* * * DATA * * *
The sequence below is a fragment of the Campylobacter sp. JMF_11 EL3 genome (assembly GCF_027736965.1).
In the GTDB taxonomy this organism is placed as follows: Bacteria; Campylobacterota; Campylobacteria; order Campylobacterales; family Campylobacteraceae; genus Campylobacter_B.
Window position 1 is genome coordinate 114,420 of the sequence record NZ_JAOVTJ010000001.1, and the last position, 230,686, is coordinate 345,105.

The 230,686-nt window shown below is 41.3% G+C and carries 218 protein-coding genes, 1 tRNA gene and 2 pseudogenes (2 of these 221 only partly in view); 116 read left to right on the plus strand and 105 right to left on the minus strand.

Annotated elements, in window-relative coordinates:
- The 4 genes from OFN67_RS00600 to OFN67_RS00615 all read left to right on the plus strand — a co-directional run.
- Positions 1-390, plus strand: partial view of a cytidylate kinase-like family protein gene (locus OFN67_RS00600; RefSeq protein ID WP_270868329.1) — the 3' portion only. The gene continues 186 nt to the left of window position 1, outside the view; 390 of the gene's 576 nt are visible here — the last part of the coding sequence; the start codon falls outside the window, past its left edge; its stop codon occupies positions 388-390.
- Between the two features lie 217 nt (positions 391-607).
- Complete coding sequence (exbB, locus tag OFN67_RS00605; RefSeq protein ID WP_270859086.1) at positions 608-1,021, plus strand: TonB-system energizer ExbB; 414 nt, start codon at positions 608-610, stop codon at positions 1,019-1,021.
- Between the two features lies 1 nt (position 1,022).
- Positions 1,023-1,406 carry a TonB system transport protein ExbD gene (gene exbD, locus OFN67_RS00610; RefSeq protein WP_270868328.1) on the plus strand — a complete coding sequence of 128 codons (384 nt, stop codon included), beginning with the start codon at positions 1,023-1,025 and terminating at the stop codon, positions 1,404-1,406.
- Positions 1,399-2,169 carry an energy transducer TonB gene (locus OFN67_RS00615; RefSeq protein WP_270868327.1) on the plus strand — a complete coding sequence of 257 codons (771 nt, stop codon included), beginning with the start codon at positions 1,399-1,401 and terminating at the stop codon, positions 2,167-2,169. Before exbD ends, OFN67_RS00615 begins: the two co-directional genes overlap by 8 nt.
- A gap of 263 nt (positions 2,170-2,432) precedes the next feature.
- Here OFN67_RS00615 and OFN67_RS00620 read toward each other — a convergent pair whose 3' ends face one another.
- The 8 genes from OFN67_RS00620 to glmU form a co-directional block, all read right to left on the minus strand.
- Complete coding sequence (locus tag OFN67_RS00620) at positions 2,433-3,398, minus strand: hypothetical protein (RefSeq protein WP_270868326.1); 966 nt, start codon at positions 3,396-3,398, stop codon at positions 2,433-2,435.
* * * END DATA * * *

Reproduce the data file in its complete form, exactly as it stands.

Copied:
The sequence below is a fragment of the Campylobacter sp. JMF_11 EL3 genome (assembly GCF_027736965.1).
In the GTDB taxonomy this organism is placed as follows: Bacteria; Campylobacterota; Campylobacteria; order Campylobacterales; family Campylobacteraceae; genus Campylobacter_B.
Window position 1 is genome coordinate 114,420 of the sequence record NZ_JAOVTJ010000001.1, and the last position, 230,686, is coordinate 345,105.

The 230,686-nt window shown below is 41.3% G+C and carries 218 protein-coding genes, 1 tRNA gene and 2 pseudogenes (2 of these 221 only partly in view); 116 read left to right on the plus strand and 105 right to left on the minus strand.

Annotated elements, in window-relative coordinates:
- The 4 genes from OFN67_RS00600 to OFN67_RS00615 all read left to right on the plus strand — a co-directional run.
- Positions 1-390, plus strand: partial view of a cytidylate kinase-like family protein gene (locus OFN67_RS00600; RefSeq protein ID WP_270868329.1) — the 3' portion only. The gene continues 186 nt to the left of window position 1, outside the view; 390 of the gene's 576 nt are visible here — the last part of the coding sequence; the start codon falls outside the window, past its left edge; its stop codon occupies positions 388-390.
- Between the two features lie 217 nt (positions 391-607).
- Complete coding sequence (exbB, locus tag OFN67_RS00605; RefSeq protein ID WP_270859086.1) at positions 608-1,021, plus strand: TonB-system energizer ExbB; 414 nt, start codon at positions 608-610, stop codon at positions 1,019-1,021.
- Between the two features lies 1 nt (position 1,022).
- Positions 1,023-1,406 carry a TonB system transport protein ExbD gene (gene exbD, locus OFN67_RS00610; RefSeq protein WP_270868328.1) on the plus strand — a complete coding sequence of 128 codons (384 nt, stop codon included), beginning with the start codon at positions 1,023-1,025 and terminating at the stop codon, positions 1,404-1,406.
- Positions 1,399-2,169 carry an energy transducer TonB gene (locus OFN67_RS00615; RefSeq protein WP_270868327.1) on the plus strand — a complete coding sequence of 257 codons (771 nt, stop codon included), beginning with the start codon at positions 1,399-1,401 and terminating at the stop codon, positions 2,167-2,169. Before exbD ends, OFN67_RS00615 begins: the two co-directional genes overlap by 8 nt.
- A gap of 263 nt (positions 2,170-2,432) precedes the next feature.
- Here OFN67_RS00615 and OFN67_RS00620 read toward each other — a convergent pair whose 3' ends face one another.
- The 8 genes from OFN67_RS00620 to glmU form a co-directional block, all read right to left on the minus strand.
- Complete coding sequence (locus tag OFN67_RS00620) at positions 2,433-3,398, minus strand: hypothetical protein (RefSeq protein WP_270868326.1); 966 nt, start codon at positions 3,396-3,398, stop codon at positions 2,433-2,435.